Mimsy123 Tue 13-Feb-18 18:04:00

fulltimeworkingmotherof4

Appalled, in all honesty. I still don’t know who was more at fault, him or her. It was a while ago, and they’ve split up since, but it still annoys the hell out of me.

Cindyloo99 Tue 13-Feb-18 18:10:27

I know other people who have been through this when their mum died. Their dad moved on really quickly and was re married within months. One of the children went round one day and the new woman was wearing their mother's dress shock

MatildaTheCat Tue 13-Feb-18 18:16:09

Not seeing his step son is completely inexcusable. Has anyone actually been able to speak to him about the impact on that little boy of losing his mother and step father at the same time?

There must be a back story here. He’s a cunt and I don’t often say that even on here.

Winosaurus Tue 13-Feb-18 18:18:19

I’m not excusing the crassness of his behaviour but I had a friend who did similar when his wife died.
She had terminal cancer but survived after diagnosis for almost 5 years. In those years his wife was already gone, she suffered greatly and he nursed her through it with utter devotion.
When she finally died he was the only person not upset. He said he felt relieved and that he had effectively been on his own for a long time and caring for a woman who didn’t resemble and who didn’t consider his “wife” anymore.
He lived it day in and day out and in his mind she had been dead for years.
He cared for her but had detached emotionally a long time before she died as a coping mechanism.
When he met his new gf he said he felt alive again and all the grief he’d felt for years was lifted.

I know it’s incredibly hurtful for you, but maybe your BIL’s experience was similar.
Maybe he felt guilty for finally being happy again and knew how you would all feel about it and didn’t want any dramatics, or to upset your DN any further.

Just offering a different perspective

I’m so sorry for your loss flowers

MissionItsPossible Tue 13-Feb-18 18:22:27

One of the children went round one day and the new woman was wearing their mother's dress

That is an absolute fucking disgrace.

OP I'm so sorry. Not sure what to say. YANBU. I'd be furious.

SaskaTchewan Tue 13-Feb-18 18:23:50

it's natural to be devastated. As an outsider, I wouldn't judge him to rebuild his life so quickly, we all deal with grief differently. Seeing someone in hospital for months then losing them makes you see things differently.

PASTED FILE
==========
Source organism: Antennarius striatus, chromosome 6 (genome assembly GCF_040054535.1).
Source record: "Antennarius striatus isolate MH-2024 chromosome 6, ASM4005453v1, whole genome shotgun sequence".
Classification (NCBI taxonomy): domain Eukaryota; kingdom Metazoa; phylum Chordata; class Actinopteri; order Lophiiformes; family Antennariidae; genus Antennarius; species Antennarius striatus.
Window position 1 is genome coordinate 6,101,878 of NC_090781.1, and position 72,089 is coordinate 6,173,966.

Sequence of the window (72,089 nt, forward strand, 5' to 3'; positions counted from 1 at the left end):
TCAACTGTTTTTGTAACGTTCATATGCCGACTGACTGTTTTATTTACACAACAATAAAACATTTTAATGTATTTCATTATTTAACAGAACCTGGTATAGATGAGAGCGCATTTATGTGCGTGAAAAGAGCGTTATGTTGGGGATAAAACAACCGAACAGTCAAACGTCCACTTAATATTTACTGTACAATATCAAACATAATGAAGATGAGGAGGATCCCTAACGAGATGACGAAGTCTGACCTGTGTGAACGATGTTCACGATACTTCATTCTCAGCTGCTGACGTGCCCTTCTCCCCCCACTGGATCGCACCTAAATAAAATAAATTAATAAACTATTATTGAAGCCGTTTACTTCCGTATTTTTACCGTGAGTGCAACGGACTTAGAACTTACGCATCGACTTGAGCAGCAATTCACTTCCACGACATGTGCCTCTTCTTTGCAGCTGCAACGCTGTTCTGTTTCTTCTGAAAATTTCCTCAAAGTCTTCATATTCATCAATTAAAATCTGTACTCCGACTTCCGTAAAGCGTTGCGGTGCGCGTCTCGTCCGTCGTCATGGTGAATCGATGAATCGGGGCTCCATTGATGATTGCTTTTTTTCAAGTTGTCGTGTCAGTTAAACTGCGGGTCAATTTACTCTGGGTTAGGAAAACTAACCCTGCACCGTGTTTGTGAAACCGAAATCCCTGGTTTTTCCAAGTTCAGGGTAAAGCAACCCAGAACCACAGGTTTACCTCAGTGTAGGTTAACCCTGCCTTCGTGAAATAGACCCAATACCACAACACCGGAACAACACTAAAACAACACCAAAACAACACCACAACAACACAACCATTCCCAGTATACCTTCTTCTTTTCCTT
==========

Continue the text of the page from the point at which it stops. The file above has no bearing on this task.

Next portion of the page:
Cutting a little boy who has just lost his mum is not right, but if he lives with his bio dad, maybe he feels it's for the best? He could also be in complete denial.

When you see how quickly you can lose someone, you realise how short life is, and that you can't afford to lose any time. There's no right or wrong

Lifeisabeach09 Tue 13-Feb-18 18:24:07

It's a rebound and, obviously, unplanned pregnancy.
As tasteless and hurtful as he is being, he has the right to be happy. I assume he was dedicated to your sister. Shame he cut off your DN. Seems like he is cutting all connections to your sister.
Really sorry for your loss.
flowers

nocake Tue 13-Feb-18 18:27:38

I know a number of men who have moved on very quickly after the death of their wife and it's always men who have had a really happy marriage. Having said that, cutting out his family is crappy behaviour.

LovingLola Tue 13-Feb-18 18:28:11

What is deemed an acceptable amount of time to wait before moving on? A year? Two years? 10? Will the family of the deceased person ever be fully reconciled to a partner getting on with his or her life?

OutyMcOutface Tue 13-Feb-18 18:30:04

It sounds like he checked out of the relationship a long time ago but didn't want to leave your sister to cope alone. Not really an excuse for how he treated her son though. Poor boy sad

TheFirstMrsDV Tue 13-Feb-18 18:31:43

Loving objecting to your loved one being 'moved on' from in a matter of weeks is not the same as resenting a widow/er ever 'moving on'

Join the discussion

Join the discussion

Registering is free, easy, and means you can join in the discussion, get discounts, win prizes and lots more.

Register now